New Lyme Disease Bacteria Found

"This discovery adds another important piece of information to the complex picture of tickborne diseases in the United States," said Dr. Jeannine Petersen, a CDC microbiologist.

CDC announced Feb. 8 that, working with the Mayo Clinic and health officials from Minnesota, Wisconsin, and North Dakota, it has discovered a new species of bacteria (Borrelia mayonii) that causes Lyme disease in people. Previously, closely related Borrelia burgdorferi was the only species believed to cause the disease in North America.

So far, the new Lyme species has been found only in the upper Midwest.

"This discovery adds another important piece of information to the complex picture of tickborne diseases in the United States," said Dr. Jeannine Petersen, a CDC microbiologist.

According to the agency's release, scientists at the Mayo Clinic suspected the possibility of new bacteria after lab tests from six people with suspected Lyme disease produced unusual results. Additional genetic testing found the bacteria, according to the findings they have published in Lancet Infectious Diseases. Six among approximately 9,000 samples drawn from residents of Minnesota, Wisconsin, and North Dakota with suspected Lyme disease between 2012 and 2014 were found to contain bacteria that were genetically distinct from B. burgdorferi. Scientists found the bacteria belonged to a previously unrecognized Borrelia species.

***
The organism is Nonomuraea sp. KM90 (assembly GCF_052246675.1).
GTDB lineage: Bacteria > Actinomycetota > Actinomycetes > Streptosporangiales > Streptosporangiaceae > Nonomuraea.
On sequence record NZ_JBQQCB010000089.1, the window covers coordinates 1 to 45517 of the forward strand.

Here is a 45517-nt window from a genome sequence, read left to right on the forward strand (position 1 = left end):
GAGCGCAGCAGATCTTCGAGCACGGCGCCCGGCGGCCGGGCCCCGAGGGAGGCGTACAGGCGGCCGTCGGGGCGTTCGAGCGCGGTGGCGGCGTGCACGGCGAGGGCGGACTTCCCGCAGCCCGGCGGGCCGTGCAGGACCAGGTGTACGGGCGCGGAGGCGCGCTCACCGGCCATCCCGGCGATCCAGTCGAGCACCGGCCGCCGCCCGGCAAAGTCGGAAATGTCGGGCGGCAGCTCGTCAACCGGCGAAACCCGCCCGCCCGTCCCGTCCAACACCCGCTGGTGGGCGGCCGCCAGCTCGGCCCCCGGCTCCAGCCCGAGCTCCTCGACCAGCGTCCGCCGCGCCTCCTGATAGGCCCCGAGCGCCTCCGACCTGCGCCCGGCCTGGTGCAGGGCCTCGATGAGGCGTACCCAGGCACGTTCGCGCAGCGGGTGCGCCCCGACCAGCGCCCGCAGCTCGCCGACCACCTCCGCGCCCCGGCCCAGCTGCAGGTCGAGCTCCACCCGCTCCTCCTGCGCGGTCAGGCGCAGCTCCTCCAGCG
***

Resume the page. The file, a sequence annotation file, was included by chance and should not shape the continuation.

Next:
"Like B. burgdorferi, B. mayonii causes fever, headache, rash, and neck pain in the early stages of infection (days after exposure) and arthritis in later stages of infection (weeks after exposure). Unlike B. burgdorferi, however, B. mayonii is associated with nausea and vomiting, diffuse rashes (rather than a single so-called "bull's-eye" rash), and a higher concentration of bacteria in the blood," according to the release.

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